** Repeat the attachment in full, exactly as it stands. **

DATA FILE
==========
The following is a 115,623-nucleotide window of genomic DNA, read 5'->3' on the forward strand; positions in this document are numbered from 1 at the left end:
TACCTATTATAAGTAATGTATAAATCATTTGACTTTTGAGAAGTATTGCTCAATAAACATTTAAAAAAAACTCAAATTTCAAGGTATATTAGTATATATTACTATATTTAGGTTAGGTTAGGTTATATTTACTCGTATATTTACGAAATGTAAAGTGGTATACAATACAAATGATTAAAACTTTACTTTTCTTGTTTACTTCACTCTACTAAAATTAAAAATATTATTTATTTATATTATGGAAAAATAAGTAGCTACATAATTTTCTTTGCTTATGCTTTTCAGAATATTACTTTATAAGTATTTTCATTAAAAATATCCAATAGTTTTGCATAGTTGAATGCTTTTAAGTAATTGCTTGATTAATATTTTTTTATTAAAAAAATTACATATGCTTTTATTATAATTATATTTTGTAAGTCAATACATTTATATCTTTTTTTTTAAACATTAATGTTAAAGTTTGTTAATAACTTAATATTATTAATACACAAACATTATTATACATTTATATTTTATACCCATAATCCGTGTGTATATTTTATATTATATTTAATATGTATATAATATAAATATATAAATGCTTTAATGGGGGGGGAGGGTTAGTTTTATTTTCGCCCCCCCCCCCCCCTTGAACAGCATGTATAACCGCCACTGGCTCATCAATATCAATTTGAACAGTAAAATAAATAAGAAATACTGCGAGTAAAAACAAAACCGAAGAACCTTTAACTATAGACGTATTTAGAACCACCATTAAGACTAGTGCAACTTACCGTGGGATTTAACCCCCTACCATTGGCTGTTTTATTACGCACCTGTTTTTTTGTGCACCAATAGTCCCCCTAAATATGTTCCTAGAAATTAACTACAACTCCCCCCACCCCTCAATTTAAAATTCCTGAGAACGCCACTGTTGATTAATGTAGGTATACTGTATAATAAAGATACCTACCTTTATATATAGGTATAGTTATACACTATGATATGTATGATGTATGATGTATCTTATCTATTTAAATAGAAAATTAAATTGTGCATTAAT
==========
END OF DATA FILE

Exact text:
The following is a 115,623-nucleotide window of genomic DNA, read 5'->3' on the forward strand; positions in this document are numbered from 1 at the left end:
TACCTATTATAAGTAATGTATAAATCATTTGACTTTTGAGAAGTATTGCTCAATAAACATTTAAAAAAAACTCAAATTTCAAGGTATATTAGTATATATTACTATATTTAGGTTAGGTTAGGTTATATTTACTCGTATATTTACGAAATGTAAAGTGGTATACAATACAAATGATTAAAACTTTACTTTTCTTGTTTACTTCACTCTACTAAAATTAAAAATATTATTTATTTATATTATGGAAAAATAAGTAGCTACATAATTTTCTTTGCTTATGCTTTTCAGAATATTACTTTATAAGTATTTTCATTAAAAATATCCAATAGTTTTGCATAGTTGAATGCTTTTAAGTAATTGCTTGATTAATATTTTTTTATTAAAAAAATTACATATGCTTTTATTATAATTATATTTTGTAAGTCAATACATTTATATCTTTTTTTTTAAACATTAATGTTAAAGTTTGTTAATAACTTAATATTATTAATACACAAACATTATTATACATTTATATTTTATACCCATAATCCGTGTGTATATTTTATATTATATTTAATATGTATATAATATAAATATATAAATGCTTTAATGGGGGGGGAGGGTTAGTTTTATTTTCGCCCCCCCCCCCCCCTTGAACAGCATGTATAACCGCCACTGGCTCATCAATATCAATTTGAACAGTAAAATAAATAAGAAATACTGCGAGTAAAAACAAAACCGAAGAACCTTTAACTATAGACGTATTTAGAACCACCATTAAGACTAGTGCAACTTACCGTGGGATTTAACCCCCTACCATTGGCTGTTTTATTACGCACCTGTTTTTTTGTGCACCAATAGTCCCCCTAAATATGTTCCTAGAAATTAACTACAACTCCCCCCACCCCTCAATTTAAAATTCCTGAGAACGCCACTGTTGATTAATGTAGGTATACTGTATAATAAAGATACCTACCTTTATATATAGGTATAGTTATACACTATGATATGTATGATGTATGATGTATCTTATCTATTTAAATAGAAAATTAAATTGTGCATTAAT